There were many different types of hominids and human species throughout our history. We live with dozens of them over millions of years. For the most part, we mixed with them or killed them all 30,000 years ago .
A new study published in PNAS thus suggests that Denisovans and Tibetans interbred about 49,000 years ago, giving Tibetans the EPAS1 gene. This gene was not activated until 9,000 ago, which later gave Tibetans the beneficial adaptation to living in high-altitude areas, including regulating oxygenation in the blood .
History of our lineage
At the moment, there is some consensus in admitting this summary history : 7 million years ago the hominid lineage began, 4 million years ago Australopithechus appeared, the genus Homo arose from these ancestors and, 1.8 million years ago, it began to leave Africa for the rest of the world. About 60,000 years ago, a group of modern humans came across populations of Neanderthals that had lived in Europe and parts of Asia for a quarter of a million years.
In 2008, however, another protagonist was added to the story: the Denisovans . Thanks to the findings of a handful of bones in the Siberian cave of Denisova and the latest technology in genetic sequencing, we must now add them to this genetic Game of Thrones, since part of their genome has lasted among some Melanesians (up to 5% of the genetic material among some inhabitants of the island of Nueva Guinea). It is still reckless to talk about Denisovans, because everything we know about them comes from one enclave and has been processed by a single laboratory, but their existence forces us to re-evaluate where we come from, who we mix with.
At the moment, studies of the Denisova remains are continuing. Our greatest exponent today is a girl named Denny, who was presumably conceived 90,000 years ago by a Neanderthal female and a Denisovan male . The girl had brown hair and eyes and dark skin, and genetic information reveals that she was more like Neanderthals than modern humans.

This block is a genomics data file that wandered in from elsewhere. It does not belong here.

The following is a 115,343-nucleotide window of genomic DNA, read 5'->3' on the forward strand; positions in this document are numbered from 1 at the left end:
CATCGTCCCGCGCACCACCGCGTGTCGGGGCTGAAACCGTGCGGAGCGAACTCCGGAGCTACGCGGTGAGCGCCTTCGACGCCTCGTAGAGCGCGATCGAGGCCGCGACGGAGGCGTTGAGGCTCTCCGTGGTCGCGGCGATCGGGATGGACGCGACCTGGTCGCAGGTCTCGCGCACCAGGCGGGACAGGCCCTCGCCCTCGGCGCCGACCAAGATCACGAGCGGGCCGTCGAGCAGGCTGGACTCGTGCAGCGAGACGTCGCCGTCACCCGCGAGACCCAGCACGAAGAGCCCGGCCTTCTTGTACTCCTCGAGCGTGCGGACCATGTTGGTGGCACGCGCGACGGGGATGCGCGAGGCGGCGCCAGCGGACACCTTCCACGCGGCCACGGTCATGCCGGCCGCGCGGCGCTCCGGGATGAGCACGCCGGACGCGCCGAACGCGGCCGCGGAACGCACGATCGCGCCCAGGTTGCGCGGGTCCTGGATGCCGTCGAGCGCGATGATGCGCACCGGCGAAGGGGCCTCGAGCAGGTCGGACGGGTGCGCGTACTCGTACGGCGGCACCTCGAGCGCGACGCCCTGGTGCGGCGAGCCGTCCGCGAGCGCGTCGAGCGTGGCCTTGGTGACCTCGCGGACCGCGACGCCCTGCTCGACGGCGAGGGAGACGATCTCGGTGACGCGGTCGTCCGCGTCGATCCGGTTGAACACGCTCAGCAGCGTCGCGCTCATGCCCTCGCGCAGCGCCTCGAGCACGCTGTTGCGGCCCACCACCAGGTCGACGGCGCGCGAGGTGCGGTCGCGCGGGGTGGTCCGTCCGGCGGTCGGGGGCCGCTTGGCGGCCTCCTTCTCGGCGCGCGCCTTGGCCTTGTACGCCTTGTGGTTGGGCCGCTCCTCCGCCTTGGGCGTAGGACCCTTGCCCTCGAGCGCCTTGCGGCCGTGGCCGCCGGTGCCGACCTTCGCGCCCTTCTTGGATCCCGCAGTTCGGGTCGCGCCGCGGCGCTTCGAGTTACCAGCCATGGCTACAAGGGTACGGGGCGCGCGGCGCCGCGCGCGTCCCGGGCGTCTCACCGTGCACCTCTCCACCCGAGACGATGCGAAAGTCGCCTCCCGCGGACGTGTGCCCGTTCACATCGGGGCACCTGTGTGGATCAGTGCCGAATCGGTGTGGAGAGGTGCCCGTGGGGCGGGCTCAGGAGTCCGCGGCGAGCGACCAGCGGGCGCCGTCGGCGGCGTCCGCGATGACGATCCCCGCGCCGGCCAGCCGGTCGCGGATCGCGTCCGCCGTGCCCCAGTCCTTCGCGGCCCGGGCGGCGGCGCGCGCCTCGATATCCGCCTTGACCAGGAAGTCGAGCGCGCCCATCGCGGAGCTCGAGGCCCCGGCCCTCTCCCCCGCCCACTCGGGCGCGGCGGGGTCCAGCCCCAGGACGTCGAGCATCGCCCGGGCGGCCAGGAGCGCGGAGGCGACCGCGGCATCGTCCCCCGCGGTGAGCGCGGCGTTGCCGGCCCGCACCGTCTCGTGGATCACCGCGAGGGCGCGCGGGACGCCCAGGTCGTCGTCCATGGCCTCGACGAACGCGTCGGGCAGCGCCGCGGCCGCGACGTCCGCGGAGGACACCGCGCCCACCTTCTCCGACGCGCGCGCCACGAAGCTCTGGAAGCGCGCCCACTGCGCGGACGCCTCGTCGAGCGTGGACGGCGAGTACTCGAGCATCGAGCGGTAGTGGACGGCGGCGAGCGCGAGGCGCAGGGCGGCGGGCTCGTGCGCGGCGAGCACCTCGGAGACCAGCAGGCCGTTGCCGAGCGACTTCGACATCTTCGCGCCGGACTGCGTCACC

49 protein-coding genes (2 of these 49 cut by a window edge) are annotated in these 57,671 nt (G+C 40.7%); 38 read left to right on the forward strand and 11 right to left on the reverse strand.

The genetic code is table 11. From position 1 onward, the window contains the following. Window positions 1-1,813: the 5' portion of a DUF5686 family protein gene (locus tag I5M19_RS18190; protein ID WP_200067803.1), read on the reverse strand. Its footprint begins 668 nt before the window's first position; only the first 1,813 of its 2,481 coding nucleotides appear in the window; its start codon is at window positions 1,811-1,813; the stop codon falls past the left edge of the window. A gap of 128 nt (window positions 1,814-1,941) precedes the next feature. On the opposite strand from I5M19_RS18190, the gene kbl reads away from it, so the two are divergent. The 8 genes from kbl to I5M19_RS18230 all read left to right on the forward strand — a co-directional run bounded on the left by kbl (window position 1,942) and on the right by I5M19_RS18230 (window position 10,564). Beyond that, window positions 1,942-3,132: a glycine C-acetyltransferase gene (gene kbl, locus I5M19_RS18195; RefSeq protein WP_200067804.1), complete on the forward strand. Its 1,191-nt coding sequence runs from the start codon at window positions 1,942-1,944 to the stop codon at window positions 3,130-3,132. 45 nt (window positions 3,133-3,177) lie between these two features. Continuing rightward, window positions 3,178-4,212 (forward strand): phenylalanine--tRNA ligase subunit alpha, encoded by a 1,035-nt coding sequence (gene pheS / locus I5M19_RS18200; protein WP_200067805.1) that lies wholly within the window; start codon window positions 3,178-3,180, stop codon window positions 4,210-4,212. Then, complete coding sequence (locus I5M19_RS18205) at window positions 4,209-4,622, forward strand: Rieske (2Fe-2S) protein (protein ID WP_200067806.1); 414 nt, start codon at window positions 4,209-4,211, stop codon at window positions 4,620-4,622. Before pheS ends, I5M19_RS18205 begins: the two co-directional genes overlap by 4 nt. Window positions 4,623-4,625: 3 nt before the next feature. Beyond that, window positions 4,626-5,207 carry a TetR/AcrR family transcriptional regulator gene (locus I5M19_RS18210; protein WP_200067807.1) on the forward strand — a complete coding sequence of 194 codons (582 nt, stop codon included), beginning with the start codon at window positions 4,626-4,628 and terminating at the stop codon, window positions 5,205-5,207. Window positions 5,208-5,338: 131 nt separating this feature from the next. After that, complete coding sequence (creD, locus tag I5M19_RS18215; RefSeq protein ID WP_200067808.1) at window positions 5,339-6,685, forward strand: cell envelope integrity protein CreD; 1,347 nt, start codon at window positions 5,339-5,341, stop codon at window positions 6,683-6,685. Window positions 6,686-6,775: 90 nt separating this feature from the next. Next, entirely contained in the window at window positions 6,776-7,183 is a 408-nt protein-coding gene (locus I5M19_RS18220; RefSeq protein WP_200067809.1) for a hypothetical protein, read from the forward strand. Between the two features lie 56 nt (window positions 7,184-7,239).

For the moment, thanks to this new species, we can begin to better understand some adaptations to the environment typical of superheroes. Like the fact that Tibetans are so well adapted to heights . Tibetans live in a region that is, on average, more than 4,000 meters above sea level. At this point, oxygen is scarce, and taking a step means panting, exhausting yourself and even feeling dizzy or light-headed. However, Tibetans pilgrimage at more than 4,000 meters, prostrating at each step, showing none of these signs.
This genetic inheritance, which has been found by researchers by sequencing the DNA of a group of Tibetans, ls it would allow to regulate oxygenation in the blood . The most surprising thing is that this trait is not found in Homo sapiens, only in Denisovans.
For people whose ancestors lived at lower altitudes, this genetic uniqueness raises the possibility of heart problems in the short term, and is useless for reproduction, as it increases the risk of pre-eclampsia (hypertension during pregnancy). But at high altitudes, this uniqueness does pay off : you have greater fitness and fertility, even when there’s little to breathe. The genetic basis for the inherited adaptation of the Denisova hominid by Tibetans involves a protein called EPAS1, which controls oxygen regulation. The EPAS1 gene is known as the gene for hypoxia, because its mutations are associated with differences in the concentration of hemoglobin in the blood.